Many of the memes that show up in social media were themes of cartoons, writers, and essayists long before Facebook came on the scene. Take the mystery of lost socks, dryer eating socks, lonesome singles socks, etc.
For the past five years, we didn’t have that problem. You don’t lose what stays safely folded in the drawer and we rarely wore socks. When we did, it would be for a day’s hike, so laundry day would include exactly four socks. You can’t lose one of four socks as easily as you can lose one of 14 socks. (It’s also more difficult to lose socks when you wash a few clothes in a bucket, wring them dry by hand, and hang them on the line. Evidently losing socks is also a first world problem.)
Now that it’s warmer in St. Augustine, where the spring weather apparently goes from 90 to 60 in a 24 hour period, I have begun to prepare to launder all the wearable fleece and warm blankets prior to storing them under our bed for the next (fingers crossed) nine months. Over the past three months, I have frequently returned home from the laundry with one or more lonesome socks.
Let me be the first to say, that part of this may be a result of a new storage method I am trying. Instead of rolling socks into a ball and folding one over the other, I am letting them truly rest, to thank them for warming and protecting our feet. I fold them into little bundles and store them upright in plastic containers, a la Marie Kondo, author of The Kon-Marie Method, The Life-Changing Magic of Tidying Up. Unfortunately, while our socks may be better rested, they don’t stick together as well. I suspect that sometimes (often) we will pull one sock from two pairs, wear them, and find after washing that we don’t have mates when we match them up for their relaxing bundles.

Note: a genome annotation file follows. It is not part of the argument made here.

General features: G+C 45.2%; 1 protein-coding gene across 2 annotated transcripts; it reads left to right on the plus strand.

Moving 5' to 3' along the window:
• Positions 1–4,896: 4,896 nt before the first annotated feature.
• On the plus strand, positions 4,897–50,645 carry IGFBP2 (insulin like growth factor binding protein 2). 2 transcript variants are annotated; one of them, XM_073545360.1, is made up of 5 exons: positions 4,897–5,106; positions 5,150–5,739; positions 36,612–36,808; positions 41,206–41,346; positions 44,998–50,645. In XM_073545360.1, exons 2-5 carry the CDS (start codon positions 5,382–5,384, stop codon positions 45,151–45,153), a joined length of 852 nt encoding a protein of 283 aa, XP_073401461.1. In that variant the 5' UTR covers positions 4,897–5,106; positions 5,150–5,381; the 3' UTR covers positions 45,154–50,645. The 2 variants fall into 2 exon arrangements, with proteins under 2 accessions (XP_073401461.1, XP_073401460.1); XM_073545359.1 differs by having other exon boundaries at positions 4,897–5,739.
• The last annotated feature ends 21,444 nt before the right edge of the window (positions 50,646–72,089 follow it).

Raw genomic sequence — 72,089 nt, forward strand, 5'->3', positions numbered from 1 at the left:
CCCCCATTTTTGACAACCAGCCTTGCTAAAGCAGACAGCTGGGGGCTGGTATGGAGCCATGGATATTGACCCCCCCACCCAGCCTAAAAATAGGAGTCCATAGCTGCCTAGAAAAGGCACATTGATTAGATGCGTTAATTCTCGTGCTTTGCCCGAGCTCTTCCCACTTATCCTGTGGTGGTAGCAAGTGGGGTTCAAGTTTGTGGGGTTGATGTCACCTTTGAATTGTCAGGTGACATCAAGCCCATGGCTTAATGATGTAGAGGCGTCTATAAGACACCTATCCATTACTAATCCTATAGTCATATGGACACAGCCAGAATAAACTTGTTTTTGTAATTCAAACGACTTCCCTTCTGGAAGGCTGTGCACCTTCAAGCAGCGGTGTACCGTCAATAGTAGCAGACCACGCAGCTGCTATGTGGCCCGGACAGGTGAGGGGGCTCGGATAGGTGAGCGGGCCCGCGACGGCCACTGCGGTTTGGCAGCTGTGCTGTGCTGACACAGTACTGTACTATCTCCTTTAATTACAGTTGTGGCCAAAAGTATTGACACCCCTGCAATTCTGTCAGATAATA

The other week, EW asked me how long he should hold on to his bereft, lonesome socks. “It’s not giving me great joy to have them in my drawer.” Joy is another of Marie Kondo’s words, or that is the word her translator used to describe her technique. EW does not utter the word, “Joy”, with actual joy in this context. In fact, it was “said sarcastic”, as they say in Maine.
I recently did a monster load of laundry and decided to pull out our sock bins as I stored the freshly washed and appropriately folded clothes. Guess what? Every sock now has a mate and has been repatriated to its appropriate sock bin, folded gently with his or her buddy.
I also found my long-lost yoga pants. Clearly, I have not yet mastered the Japanese art of tidying, but my socks have great joy and are no longer lonesome. EW is thrilled. (And that’s a very soft, lower-case thrilled, with some mild satisfaction but no real joy.)
And for you inquiring minds out there, now you know: Briefs.